Hello my fellow noob XSSer!
Today I am going to show you how to bypass any WAF for an XSS attack.
Methodology of Bypassing WAFs
WAFs are dumb programs.
You have to tell them that <script> is malicious and they will block it.
But an attacker can simply bypass this by modifying the the tag (keeping it valid) like this
So the attacker can come up with a payload like this:
<script x>alert('XSS')<script y>
Its that easy to bypass a WAF. There are just two simple rules,
1. Don’t make too much requests in a short amount of time. Delay of 6 seconds is enough, so don’t use any program for automation and if you do make sure its designed to work with WAFs.
2. You have to check what is allowed by WAF and what is not so you can come up with a payload after connecting all the pieces.
Step 1. Check if < and > are allowed or not. Nope, you don’t have to enter < and > as the input. Try entering <test> instead, it looks more like a tag. Got blocked? Try encoding them.
Step 2. Start desiging your payload. Enter something like this,
<test haha=x >.
If WAF blocks it, remove the = and try again. If WAF blocks it as well, change the payload to <test/haha> and it should work. If it doesn’t try something else or try using a payload which doesn’t use = but you shouldn’t use a real payload, use a test payload as I am using.
Step 3. You got your basics payload working? Great.
Now lets check which event handlers are allowed by the WAF.
We can start if the WAF detects the event handlers by simply searching for on* so it would match onload, onstart etc.
So lets enter this first,
If it doesn’t get blocked by the WAF then you are going good, if it gets blocked, try a payload scheme that doesn’t use event handlers.
If it works then try to use a real world event handler like onfocus, onblur, onstart etc.
If it gets blocked, don’t worry its normal, you just have to find the event handlers that work.
Maybe WAF developer added onfocus to the block list but forgot to add onfocuschange. That happens a lot and thats how WAFs get bypassed. They are dumb af.
Step 4. You can’t just rely on event handlers, you have to check for the HTML tags as well.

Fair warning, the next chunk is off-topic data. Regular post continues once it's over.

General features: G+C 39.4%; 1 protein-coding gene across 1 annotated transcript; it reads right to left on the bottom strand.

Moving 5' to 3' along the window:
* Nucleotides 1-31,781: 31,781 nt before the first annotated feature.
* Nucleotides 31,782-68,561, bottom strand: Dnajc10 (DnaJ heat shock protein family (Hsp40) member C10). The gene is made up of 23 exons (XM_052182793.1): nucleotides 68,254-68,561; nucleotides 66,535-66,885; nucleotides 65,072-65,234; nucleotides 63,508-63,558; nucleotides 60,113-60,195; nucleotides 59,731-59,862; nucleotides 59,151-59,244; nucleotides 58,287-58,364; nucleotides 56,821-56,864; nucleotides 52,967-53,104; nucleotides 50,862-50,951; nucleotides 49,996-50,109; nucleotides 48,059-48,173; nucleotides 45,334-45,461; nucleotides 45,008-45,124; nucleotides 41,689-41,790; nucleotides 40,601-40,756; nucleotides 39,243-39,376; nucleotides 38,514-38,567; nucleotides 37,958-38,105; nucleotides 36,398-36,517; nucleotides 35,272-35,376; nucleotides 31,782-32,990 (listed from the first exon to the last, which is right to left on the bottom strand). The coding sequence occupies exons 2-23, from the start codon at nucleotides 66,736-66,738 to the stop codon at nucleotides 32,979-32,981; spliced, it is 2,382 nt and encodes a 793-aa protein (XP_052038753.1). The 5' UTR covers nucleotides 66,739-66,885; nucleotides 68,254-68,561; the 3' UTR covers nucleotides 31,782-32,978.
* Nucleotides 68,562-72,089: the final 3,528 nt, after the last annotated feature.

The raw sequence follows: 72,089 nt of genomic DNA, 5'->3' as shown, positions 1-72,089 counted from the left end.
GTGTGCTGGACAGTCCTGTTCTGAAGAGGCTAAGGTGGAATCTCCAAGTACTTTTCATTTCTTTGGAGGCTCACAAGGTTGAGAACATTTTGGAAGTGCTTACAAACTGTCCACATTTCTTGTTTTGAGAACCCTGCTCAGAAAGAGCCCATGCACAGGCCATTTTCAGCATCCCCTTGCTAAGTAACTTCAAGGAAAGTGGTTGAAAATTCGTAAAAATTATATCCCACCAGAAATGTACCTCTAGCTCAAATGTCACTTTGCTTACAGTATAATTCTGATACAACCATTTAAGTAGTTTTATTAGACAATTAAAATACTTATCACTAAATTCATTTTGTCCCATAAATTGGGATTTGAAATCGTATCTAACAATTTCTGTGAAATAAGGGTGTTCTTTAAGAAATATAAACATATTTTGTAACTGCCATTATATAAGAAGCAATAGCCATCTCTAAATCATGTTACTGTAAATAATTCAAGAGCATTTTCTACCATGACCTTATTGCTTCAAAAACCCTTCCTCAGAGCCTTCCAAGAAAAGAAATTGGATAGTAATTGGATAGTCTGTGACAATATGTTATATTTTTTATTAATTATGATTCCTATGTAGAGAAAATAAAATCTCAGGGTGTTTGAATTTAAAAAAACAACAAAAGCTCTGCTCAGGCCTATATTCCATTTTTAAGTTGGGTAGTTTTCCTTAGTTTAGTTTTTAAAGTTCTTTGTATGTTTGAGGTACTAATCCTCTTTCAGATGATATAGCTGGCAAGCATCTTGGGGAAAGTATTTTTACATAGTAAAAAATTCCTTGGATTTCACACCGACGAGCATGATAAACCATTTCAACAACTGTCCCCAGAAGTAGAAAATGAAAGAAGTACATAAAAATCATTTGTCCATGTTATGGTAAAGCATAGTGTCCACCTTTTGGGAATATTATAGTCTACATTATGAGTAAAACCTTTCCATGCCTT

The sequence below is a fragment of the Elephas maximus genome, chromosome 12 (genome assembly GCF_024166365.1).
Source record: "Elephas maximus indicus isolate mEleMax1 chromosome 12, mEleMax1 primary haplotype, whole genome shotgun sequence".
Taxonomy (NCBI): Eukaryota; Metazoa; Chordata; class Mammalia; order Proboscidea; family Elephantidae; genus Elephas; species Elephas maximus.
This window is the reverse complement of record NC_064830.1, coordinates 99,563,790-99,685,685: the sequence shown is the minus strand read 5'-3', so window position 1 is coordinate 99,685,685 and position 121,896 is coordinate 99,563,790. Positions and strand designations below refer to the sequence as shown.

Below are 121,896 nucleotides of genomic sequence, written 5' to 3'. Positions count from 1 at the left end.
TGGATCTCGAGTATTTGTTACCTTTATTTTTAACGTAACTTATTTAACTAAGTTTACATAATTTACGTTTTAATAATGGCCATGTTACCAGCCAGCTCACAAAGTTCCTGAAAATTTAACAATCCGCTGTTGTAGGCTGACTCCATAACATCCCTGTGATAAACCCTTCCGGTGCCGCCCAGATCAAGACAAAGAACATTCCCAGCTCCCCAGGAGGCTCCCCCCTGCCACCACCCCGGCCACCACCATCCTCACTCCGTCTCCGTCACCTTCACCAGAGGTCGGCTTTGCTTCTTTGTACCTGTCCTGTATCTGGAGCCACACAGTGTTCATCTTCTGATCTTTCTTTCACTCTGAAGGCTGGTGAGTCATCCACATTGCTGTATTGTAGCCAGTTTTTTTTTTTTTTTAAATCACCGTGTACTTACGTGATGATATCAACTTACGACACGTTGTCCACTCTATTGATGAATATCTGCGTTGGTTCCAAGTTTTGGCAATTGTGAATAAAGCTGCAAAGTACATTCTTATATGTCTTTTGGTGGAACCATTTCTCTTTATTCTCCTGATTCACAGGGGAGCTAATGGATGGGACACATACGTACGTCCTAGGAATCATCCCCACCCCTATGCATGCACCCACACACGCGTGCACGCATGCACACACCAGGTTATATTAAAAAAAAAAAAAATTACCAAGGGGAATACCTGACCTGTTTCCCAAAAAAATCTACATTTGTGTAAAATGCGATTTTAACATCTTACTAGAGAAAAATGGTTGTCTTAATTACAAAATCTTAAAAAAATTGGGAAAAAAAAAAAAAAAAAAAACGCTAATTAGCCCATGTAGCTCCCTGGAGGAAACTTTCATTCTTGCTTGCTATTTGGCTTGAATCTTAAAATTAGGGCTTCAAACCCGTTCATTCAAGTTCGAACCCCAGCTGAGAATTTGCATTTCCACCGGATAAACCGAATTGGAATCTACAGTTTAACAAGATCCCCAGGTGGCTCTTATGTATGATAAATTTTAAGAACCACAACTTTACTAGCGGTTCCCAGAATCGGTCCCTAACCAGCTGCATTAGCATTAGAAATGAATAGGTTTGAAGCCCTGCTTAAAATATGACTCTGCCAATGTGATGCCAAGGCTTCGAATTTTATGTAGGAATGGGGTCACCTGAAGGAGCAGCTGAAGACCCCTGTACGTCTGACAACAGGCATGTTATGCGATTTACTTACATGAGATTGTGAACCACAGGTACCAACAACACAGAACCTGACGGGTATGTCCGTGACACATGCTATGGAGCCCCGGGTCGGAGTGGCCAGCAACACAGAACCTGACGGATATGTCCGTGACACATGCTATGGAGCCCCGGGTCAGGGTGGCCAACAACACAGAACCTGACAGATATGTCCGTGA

<svg onxxx=xxx>, <marquee onxxx=xxx>, <audio onxxx=xxx> etc.
Make a list of event handlers and tags that are allowed by the WAF.
Step 5. Now lets try to get a popup by using our event handler and tags list.
Lets assume two cases:
First Case: WAF isn’t allowing any tags. There’s a bypass to that as well. You can use event handlers that do not depend on the tag like oncopy or oncut. So you can completely come up with a payload like this
<x oncopy=alert('XSS')>copy this
<haha onclick=alert('XSS')>click here
Second Case: WAF is allowing <audio>, <svg> and <marquee> tags and onstart, onload and onblur event handlers.
svg is not compatible with onblur and onstart, similarly you can’t use onload, onblur with marquee. That’s where knowledge of web languges comes into play.
We can use <svg onload=> and <marquee onstart=>. <audio> isn’t compatible with any of the allowed event handlers.
So we can quickly come up with these two payloads:
Got your payload blocked? Don’t get stressed I know why it happend. Move on to the next step.
Step 6. I haven’t seen any WAF which doesn’t block alert() or <script>. Dude come on! Developers of WAFs aren’t that dumb, most commonly used attack vectors contain alert() or <script> and they know it as well.
So what are we going to do now? Read along.
First of all, alert() isn’t the only thing which can raise a popup, you can use confirm() or prompt() instead.
So you have the following weapons to choose from:
alert() prompt() confirm()
Wait! Lets upgrade them!
alert`` prompt`` confirm``
Lets upgrade them even more!
(alert)`` (prompt)`` (confirm)``
Yes, it is a good move to use alert() instead of alert(‘ok’) or alert(1).
Well I wrote this article to give you an idea of how you can bypass any WAF by reverse engineering it step by step.
Oh! Are you talking about reverse engineering a WAF? Well XSStrike‘s Ninja can do that very well.